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lexicostatistics


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A technique devised by the US linguists Morris Swadesh (1909–67) and Robert Benjamin Lees (1922–96) in the late 1940s for studying the vocabularies of languages, especially to trace historical links with other languages through glottochronology. Using a list of 100 basic words (such as I, you, not, tree, father, two), the number of words in the two languages that are recognizably similar or cognate can be counted, and the fewer the cognate words, the longer they are assumed to have been separated: on average, two languages have 86 per cent in common after 1,000 years of separation. See also Indo-European. [From Greek lexis a word, from legein to speak + statistics]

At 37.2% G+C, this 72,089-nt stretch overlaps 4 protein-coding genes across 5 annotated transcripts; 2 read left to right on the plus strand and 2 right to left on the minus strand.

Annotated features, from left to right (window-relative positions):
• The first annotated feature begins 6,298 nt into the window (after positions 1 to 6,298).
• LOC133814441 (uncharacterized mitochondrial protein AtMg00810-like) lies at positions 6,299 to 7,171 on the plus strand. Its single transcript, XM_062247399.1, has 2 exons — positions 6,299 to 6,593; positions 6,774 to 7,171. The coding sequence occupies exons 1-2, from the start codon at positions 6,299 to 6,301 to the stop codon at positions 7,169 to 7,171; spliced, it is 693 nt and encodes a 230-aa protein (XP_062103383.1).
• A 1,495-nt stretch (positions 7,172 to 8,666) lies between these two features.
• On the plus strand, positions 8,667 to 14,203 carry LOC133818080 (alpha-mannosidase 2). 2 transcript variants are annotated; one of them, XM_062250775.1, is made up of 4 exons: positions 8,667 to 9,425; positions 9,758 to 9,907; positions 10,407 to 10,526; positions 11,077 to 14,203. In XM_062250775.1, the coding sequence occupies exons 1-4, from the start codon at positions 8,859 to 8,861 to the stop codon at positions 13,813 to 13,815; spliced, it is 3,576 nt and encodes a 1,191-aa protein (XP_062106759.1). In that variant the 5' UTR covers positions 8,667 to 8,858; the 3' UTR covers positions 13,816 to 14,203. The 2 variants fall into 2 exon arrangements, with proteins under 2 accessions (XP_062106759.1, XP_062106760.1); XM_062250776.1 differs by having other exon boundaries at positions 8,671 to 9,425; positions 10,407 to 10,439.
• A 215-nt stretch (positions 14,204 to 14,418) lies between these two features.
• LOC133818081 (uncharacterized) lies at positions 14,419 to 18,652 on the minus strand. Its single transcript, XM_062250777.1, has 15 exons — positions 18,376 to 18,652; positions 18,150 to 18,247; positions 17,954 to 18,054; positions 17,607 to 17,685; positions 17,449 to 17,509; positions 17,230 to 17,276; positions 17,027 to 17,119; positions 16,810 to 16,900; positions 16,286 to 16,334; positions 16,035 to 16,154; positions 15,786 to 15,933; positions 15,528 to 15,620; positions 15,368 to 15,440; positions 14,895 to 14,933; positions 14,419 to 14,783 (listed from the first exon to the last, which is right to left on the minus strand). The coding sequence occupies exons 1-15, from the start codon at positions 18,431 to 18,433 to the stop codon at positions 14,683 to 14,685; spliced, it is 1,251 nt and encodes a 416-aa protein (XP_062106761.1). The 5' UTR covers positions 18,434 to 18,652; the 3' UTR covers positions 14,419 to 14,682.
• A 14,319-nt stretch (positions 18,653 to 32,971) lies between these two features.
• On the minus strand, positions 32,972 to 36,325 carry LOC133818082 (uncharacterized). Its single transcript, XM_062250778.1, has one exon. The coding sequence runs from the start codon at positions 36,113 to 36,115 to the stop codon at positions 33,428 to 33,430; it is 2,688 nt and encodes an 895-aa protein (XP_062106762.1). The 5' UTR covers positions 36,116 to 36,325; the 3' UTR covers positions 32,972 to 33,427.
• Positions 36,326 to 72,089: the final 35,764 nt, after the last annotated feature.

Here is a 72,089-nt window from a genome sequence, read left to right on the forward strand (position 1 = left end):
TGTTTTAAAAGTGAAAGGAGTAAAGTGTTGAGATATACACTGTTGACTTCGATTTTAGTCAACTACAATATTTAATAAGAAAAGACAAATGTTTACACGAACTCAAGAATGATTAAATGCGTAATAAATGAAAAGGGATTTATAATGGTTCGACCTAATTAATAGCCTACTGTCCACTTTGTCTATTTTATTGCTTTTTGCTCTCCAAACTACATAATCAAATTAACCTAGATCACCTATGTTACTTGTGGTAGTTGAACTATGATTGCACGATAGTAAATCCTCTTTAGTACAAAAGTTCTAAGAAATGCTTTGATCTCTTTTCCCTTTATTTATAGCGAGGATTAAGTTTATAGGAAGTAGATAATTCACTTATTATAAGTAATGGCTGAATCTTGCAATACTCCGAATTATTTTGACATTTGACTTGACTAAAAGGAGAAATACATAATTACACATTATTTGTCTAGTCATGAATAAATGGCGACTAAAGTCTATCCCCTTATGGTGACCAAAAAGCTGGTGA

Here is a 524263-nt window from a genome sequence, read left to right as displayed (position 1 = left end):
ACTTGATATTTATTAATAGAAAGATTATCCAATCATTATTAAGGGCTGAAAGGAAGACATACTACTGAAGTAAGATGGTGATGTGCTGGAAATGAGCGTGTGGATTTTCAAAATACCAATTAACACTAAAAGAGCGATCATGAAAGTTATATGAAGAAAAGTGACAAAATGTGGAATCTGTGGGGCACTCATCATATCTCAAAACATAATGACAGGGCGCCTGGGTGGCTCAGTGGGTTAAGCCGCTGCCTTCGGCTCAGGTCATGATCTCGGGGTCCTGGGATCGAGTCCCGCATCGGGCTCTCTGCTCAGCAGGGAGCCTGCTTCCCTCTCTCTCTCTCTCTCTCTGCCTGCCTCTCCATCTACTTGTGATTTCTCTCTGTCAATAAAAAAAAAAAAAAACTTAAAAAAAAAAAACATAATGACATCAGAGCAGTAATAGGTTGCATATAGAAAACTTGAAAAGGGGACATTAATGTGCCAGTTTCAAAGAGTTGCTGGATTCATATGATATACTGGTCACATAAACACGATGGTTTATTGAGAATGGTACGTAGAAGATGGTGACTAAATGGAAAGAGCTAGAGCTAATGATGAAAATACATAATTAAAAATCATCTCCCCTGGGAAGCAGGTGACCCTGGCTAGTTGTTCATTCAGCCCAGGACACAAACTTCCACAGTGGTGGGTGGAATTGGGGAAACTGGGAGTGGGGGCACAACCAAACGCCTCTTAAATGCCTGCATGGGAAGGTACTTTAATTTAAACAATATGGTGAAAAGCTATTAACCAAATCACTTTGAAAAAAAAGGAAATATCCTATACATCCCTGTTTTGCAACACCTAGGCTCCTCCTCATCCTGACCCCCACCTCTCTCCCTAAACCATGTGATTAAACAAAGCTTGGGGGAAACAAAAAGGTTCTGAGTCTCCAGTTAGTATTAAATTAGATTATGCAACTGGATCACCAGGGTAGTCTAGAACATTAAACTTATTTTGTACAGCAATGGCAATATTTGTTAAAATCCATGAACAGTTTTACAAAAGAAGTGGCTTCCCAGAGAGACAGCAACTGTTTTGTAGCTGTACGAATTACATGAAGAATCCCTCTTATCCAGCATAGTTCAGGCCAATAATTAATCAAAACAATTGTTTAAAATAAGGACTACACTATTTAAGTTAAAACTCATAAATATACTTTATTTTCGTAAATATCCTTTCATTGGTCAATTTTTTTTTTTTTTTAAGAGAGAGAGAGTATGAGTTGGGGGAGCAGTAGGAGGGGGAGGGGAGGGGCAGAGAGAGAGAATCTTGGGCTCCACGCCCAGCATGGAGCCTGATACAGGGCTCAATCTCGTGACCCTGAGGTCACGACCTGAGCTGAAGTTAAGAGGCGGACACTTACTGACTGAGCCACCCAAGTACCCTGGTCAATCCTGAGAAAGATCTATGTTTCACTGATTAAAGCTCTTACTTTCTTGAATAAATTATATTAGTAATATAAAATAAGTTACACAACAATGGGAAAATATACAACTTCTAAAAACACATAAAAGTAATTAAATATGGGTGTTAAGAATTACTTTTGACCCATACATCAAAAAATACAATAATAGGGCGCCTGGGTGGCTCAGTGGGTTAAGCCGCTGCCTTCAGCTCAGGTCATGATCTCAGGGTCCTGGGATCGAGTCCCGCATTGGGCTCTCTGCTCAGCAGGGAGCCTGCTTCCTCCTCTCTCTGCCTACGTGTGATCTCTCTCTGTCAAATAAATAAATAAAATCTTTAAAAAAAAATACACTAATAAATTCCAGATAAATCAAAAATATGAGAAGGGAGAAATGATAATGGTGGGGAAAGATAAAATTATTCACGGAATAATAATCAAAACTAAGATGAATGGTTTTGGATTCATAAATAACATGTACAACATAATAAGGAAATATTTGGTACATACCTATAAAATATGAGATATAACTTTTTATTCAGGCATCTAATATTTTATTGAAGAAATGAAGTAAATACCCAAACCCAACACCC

Subjects: Psychology.


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